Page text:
It’s Not About Us or This Country. It’s About Them.

It is not, ever, about us.

It is not, ever, about this country.

Congress is once again heading for another titanic fight over a deadline. This time it’s the debt limit.

Now, I ask you, what would you consider important enough to shut down the government, damage America’s credit rating (all you credit card holders out there, think what happens to your payments when your interest rate goes up) and further traumatize an already traumatized citizenry?

The HHS Mandate? Would saving the First Amendment be enough reason?

Nope.

Ending our cycle of continuous wars? Would stopping the hemorrhage of money and lives that results from always being at way with somebody, somewhere be worth it?

Nope.

What would matter enough to our elected officials for them to push this country to the brink of a full-blown economic shut down and depression. Here, in the words of one of these elected officials, is what’s good enough for them:

“I think it is possible that we would shut down the government to make sure President Obama understands that we’re serious,”

That’s it, folks. Mano y mano. Show the president that we’re for real. Get our side up on the political score board.

We’re talking respect for us from the big guy. Anybody stupid enough to elect us is probably also a total fool. We can “frame our message” so that they’ll let us get away with it.

The Politico article discussing the latest looming nation-endangering political temper tantrum reads in part:

“I think it is possible that we would shut down the government to make sure President Obama understands that we’re serious,”

House Republicans are seriously entertaining dramatic steps, including default or shutting down the government, to force President Barack Obama to finally cut spending by the end of March.

The idea of allowing the country to default by refusing to increase the debt limit is getting more widespread and serious traction among House Republicans than people realize, though GOP leaders think shutting down the government is the much more likely outcome of the spending fights this winter.

“I think it is possible that we would shut down the government to make sure President Obama understands that we’re serious,” House Republican Conference Chairwoman Cathy McMorris Rodgers of Washington state told us. “We always talk about whether or not we’re going to kick the can down the road. I think the mood is that we’ve come to the end of the road.”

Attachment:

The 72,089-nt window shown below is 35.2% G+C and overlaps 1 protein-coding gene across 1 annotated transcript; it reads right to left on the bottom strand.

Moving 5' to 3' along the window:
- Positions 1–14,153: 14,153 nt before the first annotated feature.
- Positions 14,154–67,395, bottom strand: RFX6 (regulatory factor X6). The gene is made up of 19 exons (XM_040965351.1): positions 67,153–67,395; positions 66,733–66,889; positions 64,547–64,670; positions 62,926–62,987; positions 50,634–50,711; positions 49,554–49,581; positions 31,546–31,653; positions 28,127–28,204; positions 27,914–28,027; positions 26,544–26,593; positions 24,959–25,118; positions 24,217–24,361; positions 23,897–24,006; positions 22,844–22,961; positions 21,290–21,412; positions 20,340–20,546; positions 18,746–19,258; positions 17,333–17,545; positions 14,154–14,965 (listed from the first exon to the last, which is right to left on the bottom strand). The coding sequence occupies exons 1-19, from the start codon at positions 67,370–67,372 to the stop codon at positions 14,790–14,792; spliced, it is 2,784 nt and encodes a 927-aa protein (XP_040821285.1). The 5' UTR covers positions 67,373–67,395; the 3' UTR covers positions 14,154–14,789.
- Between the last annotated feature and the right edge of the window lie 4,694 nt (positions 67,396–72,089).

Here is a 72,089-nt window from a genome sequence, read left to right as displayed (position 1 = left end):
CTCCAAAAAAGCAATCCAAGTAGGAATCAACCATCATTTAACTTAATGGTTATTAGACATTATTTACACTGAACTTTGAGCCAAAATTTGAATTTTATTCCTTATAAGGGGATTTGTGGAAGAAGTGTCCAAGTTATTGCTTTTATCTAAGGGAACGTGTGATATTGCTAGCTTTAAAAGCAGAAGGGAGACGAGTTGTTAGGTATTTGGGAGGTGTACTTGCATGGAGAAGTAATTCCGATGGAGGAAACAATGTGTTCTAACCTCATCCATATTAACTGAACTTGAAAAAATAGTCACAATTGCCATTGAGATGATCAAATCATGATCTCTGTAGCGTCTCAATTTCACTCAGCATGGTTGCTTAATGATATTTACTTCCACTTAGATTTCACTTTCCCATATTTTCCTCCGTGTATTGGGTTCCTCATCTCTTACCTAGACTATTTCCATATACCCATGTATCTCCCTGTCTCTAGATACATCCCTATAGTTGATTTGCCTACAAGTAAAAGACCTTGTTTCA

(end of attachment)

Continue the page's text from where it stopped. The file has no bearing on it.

Republican leadership officials, in a series of private meetings and conversations this past week, warned that the White House, much less the broader public, doesn’t understand how hard it will be to talk restive conservatives off the fiscal ledge. To the vast majority of House Republicans, it is far riskier long term to pile up new debt than it is to test the market and economic reaction of default or closing down the government.

GOP officials said more than half of their members are prepared to allow default unless Obama agrees to dramatic cuts he has repeatedly said he opposes. Many more members, including some party leaders, are prepared to shut down the government to make their point. House Speaker John Boehner “may need a shutdown just to get it out of their system,” said a top GOP leadership adviser. “We might need to do that for member-management purposes — so they have an endgame and can show their constituents they’re fighting.”

The country would eventually default if House Republicans refuse to raise the debt limit, which the Treasury estimates will hit in late February or early March. The government would shut down if House Republicans instead were to refuse to extend the law funding current government operations on March 27.

Read more: http://www.politico.com/story/2013/01/behind-the-curtain-house-gop-eyes-default-shutdown-86116.html#ixzz2Hy7M9Fpw


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